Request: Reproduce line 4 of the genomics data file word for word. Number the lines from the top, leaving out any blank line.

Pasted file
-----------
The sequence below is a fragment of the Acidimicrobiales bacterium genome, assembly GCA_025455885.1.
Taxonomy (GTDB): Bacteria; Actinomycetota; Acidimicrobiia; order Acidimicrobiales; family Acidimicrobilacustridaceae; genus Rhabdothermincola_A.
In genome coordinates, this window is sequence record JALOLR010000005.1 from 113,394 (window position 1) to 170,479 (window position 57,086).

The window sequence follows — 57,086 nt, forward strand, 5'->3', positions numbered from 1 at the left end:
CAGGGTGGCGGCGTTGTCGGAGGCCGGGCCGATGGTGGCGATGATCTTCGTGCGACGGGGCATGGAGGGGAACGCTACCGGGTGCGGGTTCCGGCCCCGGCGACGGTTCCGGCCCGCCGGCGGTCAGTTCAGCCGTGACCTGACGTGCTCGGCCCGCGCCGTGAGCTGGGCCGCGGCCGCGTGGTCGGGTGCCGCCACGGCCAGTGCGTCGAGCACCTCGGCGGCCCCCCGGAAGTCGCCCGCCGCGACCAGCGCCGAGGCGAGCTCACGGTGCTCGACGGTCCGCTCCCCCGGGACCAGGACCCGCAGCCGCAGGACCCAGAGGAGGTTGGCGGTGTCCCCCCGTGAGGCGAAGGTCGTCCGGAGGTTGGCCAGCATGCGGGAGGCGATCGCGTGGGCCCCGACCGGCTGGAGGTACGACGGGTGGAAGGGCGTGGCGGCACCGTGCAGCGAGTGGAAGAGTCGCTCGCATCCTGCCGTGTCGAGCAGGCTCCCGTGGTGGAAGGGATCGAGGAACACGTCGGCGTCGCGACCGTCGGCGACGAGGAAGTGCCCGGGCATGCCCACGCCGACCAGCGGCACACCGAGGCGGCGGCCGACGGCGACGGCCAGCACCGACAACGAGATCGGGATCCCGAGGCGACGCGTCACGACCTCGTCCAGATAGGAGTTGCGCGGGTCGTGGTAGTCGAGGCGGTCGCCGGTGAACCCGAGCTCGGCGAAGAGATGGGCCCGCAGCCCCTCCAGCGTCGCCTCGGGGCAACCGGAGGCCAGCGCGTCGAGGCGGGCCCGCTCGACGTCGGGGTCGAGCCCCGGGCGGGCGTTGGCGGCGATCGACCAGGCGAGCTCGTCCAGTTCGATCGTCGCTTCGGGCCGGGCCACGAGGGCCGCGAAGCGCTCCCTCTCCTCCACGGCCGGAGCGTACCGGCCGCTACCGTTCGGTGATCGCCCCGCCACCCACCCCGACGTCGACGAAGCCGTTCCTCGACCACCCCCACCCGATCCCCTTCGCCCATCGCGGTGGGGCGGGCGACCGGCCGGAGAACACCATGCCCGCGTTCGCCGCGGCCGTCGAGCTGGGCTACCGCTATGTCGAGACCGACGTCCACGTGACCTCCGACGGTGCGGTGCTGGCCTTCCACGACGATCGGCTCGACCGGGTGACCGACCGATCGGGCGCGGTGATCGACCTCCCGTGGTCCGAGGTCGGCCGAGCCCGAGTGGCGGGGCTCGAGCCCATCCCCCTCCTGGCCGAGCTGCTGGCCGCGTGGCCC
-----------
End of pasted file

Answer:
The window sequence follows — 57,086 nt, forward strand, 5'->3', positions numbered from 1 at the left end: